On Saturday hundreds gathered in Red Square to voice their opposition to scientific research. At its core, this is the true message of the animal rights movement, which believes that research should never rely on animal models. The march on UW was about stopping science altogether. Is this really the best move for society?

Debates about animal models in research are emotional, contentious, and unfortunately, often fraught with demonstrably false “facts.” This is a serious problem. It is impossible to have a thoughtful conversation about the role of science and medical research in society if a position is based on misinformation and inaccurate beliefs.

Two of the most frequently repeated claims of the animal rights movement are that animal models are not actually useful in science and that there are more effective, humane ways to engage in research. While appealing, both statements are wrong. 

The history of science provides countless examples of the utility of animal research. For example, until as recently as 1940 and the development of the “antibiotic age”, a knee scrape, if it became infected, could be a death sentence.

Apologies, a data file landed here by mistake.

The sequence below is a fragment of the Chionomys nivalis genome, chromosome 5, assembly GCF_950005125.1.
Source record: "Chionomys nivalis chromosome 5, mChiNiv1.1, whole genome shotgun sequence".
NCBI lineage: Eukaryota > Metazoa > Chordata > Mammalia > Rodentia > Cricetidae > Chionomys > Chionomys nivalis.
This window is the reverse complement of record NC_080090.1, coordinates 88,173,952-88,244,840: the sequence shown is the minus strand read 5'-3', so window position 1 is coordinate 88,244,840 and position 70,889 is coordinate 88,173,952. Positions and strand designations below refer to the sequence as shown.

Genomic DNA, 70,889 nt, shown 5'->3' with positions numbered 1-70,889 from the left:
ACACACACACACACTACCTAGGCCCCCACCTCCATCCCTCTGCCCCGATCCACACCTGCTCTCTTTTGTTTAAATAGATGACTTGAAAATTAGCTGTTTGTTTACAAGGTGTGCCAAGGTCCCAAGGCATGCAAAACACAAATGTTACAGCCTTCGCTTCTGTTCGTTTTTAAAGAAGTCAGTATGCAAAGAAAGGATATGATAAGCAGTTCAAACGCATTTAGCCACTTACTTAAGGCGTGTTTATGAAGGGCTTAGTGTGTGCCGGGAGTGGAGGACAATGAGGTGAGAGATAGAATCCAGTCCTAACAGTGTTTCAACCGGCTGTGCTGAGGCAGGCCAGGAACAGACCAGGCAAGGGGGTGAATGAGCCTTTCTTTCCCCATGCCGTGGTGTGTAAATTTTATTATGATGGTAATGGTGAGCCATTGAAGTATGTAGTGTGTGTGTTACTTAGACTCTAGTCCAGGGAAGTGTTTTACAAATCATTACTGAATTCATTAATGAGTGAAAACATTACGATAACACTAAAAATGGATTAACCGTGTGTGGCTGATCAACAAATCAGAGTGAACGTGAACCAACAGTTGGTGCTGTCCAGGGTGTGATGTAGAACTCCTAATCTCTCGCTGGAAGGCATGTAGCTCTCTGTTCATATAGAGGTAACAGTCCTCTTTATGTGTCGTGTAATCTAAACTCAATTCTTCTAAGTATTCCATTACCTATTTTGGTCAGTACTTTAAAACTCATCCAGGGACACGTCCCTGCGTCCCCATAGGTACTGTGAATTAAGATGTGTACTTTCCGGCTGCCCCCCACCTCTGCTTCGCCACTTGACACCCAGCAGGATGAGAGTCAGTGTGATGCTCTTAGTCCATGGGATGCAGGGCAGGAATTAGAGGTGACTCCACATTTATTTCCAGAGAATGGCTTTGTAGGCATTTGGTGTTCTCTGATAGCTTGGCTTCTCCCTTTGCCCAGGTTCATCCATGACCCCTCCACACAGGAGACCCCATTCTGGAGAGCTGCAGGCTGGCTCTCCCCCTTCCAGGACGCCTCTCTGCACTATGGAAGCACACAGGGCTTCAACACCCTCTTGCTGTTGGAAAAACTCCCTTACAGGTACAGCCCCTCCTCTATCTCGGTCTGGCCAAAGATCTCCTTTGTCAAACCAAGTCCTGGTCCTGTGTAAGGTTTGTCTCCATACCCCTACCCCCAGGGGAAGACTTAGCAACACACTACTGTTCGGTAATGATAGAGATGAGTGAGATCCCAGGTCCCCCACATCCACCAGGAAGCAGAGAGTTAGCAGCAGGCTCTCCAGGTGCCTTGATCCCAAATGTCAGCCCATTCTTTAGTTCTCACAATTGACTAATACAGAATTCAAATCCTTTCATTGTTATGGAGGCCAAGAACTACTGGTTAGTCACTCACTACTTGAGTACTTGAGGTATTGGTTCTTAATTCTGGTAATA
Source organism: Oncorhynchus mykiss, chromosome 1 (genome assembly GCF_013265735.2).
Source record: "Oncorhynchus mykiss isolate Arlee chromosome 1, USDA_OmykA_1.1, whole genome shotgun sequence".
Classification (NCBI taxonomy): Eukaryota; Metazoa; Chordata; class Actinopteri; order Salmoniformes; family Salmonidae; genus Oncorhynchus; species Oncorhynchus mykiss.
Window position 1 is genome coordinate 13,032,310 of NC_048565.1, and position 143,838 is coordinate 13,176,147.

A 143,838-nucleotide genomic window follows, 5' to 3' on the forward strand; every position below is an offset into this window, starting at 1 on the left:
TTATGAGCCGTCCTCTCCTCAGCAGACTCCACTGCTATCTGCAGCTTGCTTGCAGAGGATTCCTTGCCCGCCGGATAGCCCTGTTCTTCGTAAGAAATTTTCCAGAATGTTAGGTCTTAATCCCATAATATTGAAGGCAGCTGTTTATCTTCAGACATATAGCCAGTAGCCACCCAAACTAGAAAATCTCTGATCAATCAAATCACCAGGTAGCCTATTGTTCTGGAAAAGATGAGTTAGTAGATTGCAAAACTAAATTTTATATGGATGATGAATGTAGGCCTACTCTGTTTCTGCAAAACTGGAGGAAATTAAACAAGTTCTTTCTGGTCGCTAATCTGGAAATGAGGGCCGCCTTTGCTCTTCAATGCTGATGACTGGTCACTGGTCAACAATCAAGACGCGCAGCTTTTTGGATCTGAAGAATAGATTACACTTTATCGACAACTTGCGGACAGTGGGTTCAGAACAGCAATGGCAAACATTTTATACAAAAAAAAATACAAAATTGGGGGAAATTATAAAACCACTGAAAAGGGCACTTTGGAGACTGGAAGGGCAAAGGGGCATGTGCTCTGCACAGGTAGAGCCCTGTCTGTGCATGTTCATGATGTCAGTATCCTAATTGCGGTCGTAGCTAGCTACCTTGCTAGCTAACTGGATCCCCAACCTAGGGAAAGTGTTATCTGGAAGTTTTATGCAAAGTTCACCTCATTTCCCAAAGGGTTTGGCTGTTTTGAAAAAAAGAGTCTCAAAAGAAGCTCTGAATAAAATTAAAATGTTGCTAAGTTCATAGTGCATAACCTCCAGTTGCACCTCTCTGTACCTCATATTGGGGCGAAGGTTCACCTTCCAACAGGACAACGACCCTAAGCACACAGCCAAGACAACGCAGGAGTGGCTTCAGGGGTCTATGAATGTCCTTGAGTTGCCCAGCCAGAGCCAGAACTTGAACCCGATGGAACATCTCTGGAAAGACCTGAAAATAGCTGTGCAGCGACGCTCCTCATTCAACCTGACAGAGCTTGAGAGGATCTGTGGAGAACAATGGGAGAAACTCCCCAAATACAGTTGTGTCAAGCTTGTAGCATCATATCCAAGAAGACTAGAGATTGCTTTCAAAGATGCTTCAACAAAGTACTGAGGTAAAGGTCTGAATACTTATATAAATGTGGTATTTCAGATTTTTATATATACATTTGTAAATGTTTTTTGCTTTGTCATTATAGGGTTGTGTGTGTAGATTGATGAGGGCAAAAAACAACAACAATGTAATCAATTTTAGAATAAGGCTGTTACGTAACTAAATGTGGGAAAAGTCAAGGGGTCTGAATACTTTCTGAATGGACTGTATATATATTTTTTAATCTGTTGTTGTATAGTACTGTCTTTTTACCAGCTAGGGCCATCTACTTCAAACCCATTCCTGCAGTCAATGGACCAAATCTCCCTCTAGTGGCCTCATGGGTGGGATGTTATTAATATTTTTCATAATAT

In 1928 Alexander Fleming discovered that when grown in proximity to one another, the mold Penicillim notatum killed the colonies of the often-fatal bacteria Staphylococcus aureus. Unfortunately, Fleming’s test-tube studies failed to show the antimicrobial properties he expected from Penicillin. These results, and the difficulty of isolating Penicillin, ultimately led Fleming to believe that it might only be useful as a topical antiseptic.

Although Fleming’s work showed some promise, Penicillin was not a high priority for antimicrobial researchers. In addition to being very difficult to isolate, its therapeutic properties seemed to be inactivated in blood — making it a poor candidate for treating systemic infections. But by 1940 enough Penicillin was isolated for testing. In a landmark study Ernst Chain and Howard Florey infected eight mice with a deadly dose of Streptococcus pyogenes. One hour later, four of the mice were injected with Penicillin. These mice survived the infection and changed modern medicine forever.

The amount of Penicillin required to treat a human infection is 3,000 times greater than for a mouse. If animal models were unavailable to Chain and Florey, they would have had to undergo the perfectly unreasonable task of isolating huge quantities of a substance that, as far as they could understand, had no therapeutic value. Simply put, without animal models Penicillin would not have been developed.